What turns someone into a serial killer?

Psychological therapist and crime commentator Emma Kenny offers a chilling look into The Serial Killer Next Door – and what we might be able to do to protect ourselves.

Emma Kenny
Emma Kenny

She will be at Worthing’s Assembly Hall on November 24 at 7.30pm. And you might just come away with an awareness that might just save your life.

As Emma says, in the show she will invite the audience to select who the victim is among a group of people – and people will get it right, an ability to choose they grimly share with psychopaths.

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A psychopath will identify a potential victim, but so too, at the complete opposite end of the scale, will someone with empathy.

“And the reason I like knowing about serial killers and all these things is that I believe that empathy can be my secret weapon.

“I have always been so interested in something that is so far away from what I am, and you are obviously drawn to people that have high levels of empathy naturally in every-day life. But I also believe that my job is to say that you can’t prevent a serial killer from living next door to you, but you can possibly protect yourself.”

As Emma says, a serial killer will need three things in a victim: desirability, vulnerability and availability.

“You can’t do anything about being desirable. There is nothing you can do about that. You can’t not be the petite brunette that Ted Bundy would want to kill if what you are is a petite brunette. But you can guard against vulnerability and availability.”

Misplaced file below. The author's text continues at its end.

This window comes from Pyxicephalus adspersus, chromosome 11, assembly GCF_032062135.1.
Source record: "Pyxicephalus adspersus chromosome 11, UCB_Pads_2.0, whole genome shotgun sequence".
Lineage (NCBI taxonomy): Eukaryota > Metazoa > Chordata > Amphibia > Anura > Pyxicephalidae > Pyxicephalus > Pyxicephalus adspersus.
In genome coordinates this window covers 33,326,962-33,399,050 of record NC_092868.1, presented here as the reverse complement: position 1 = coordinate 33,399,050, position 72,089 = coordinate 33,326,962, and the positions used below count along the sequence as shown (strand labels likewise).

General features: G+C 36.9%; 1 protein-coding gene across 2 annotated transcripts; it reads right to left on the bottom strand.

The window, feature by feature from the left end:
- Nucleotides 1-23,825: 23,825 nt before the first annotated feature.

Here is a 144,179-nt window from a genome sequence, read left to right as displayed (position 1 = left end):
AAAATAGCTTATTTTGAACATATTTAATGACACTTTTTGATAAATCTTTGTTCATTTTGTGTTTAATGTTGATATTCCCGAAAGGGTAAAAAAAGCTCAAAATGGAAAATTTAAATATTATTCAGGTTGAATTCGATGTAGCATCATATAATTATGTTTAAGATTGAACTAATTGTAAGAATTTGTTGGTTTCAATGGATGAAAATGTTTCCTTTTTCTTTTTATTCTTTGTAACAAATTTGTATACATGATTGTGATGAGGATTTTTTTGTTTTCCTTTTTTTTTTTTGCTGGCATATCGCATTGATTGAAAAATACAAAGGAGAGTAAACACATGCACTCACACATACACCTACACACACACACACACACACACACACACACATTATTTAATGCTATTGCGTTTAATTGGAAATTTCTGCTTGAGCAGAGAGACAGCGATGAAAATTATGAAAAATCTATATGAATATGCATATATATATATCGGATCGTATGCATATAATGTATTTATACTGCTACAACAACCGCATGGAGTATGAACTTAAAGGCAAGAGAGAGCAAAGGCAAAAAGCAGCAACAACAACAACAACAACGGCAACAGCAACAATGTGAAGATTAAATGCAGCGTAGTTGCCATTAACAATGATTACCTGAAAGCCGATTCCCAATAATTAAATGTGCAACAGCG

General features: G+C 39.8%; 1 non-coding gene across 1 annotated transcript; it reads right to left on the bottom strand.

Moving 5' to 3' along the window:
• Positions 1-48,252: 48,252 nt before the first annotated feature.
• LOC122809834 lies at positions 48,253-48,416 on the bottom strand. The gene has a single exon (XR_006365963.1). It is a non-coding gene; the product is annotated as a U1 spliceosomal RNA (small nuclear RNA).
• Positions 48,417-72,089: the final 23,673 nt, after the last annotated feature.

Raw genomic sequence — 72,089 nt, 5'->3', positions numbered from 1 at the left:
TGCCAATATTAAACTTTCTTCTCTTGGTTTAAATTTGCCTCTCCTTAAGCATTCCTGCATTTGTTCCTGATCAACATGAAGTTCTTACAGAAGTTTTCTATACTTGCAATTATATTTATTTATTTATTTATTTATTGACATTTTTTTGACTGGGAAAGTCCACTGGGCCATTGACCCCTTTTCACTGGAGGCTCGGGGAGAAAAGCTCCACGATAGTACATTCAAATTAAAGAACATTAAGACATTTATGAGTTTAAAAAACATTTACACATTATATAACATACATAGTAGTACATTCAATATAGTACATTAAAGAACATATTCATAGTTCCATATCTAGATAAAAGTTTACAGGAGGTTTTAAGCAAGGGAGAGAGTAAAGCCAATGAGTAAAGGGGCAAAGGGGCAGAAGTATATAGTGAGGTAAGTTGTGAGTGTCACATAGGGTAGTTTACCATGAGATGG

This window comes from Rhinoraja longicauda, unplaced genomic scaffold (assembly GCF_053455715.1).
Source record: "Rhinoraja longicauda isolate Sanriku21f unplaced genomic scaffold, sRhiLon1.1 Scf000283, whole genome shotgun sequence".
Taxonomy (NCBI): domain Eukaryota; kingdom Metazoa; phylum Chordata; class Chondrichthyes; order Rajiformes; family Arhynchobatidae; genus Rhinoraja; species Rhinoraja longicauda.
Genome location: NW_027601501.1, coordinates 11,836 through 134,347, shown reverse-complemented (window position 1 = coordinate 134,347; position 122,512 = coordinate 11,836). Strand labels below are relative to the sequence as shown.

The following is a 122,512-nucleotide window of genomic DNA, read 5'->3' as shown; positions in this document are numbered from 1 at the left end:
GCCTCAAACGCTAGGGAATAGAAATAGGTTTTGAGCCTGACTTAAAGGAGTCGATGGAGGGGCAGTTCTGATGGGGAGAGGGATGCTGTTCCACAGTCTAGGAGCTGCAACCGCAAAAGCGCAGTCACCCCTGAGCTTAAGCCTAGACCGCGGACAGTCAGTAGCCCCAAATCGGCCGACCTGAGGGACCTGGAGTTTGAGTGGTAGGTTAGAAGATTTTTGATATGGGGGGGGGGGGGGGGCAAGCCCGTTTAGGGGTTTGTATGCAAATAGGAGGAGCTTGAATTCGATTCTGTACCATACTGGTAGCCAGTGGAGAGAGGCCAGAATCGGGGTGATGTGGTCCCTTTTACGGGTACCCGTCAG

Emma stresses that it is awful that you should have to. She herself was brought up by parents who very much believed in leaving doors unlocked, and obviously we all ought to be free to do so now, she says: “I grew up with that philosophy, but it is not relevant now and that was one of my problems. I didn’t think we should have to leave our doors and windows locked. But I do now believe that we should protect ourselves whenever we are actually in a position where we can protect ourselves.”

It all has to be seen in the wider context. In other cultures, particularly war-torn, the culture of murder is clearly much higher than it is in this country.

“We should be grateful that we live in the UK and that we have got a good policing system and that we live in neighbourhoods that tend to notice when people are doing things that they shouldn’t. But we should certainly be doing the little things that make sure that you are safe and that your home is secure.

“You should be allowed to have your windows open without it being seen as an invitation, but the fact is that a serial killer doesn’t care about the moral rights and wrongs.

“My job is to tell people that they have got to think about vulnerability and availability. It is not fair and it is not right that we have to look at these things, but we should be doing our best to look at them. Don’t go to dark and lonely places. Take a friend. Take a cab. It is not right that we have to do these things, but they are things that we should do.”

On the night, Emma will take you on a journey looking at what ingredients of possibility lead to body counts by killers like Ted Bundy, John Wayne Gacy, Jeffrey Dahmer and John Paul Knowles. What creates a serial killer and could anything have prevented their potential being activated or were they simply born to kill?

Emma specialises in victimology, but she is mostly known in the media for presenting crime shows including Britain’s Darkest Taboos, Lady Killers and The Killer in My Family.

Emma has presented more than 70 crime shows analysing some of the most heinous crimes both here in the UK and the States and why some people can be born into seemingly normal families yet still choose a murderous path…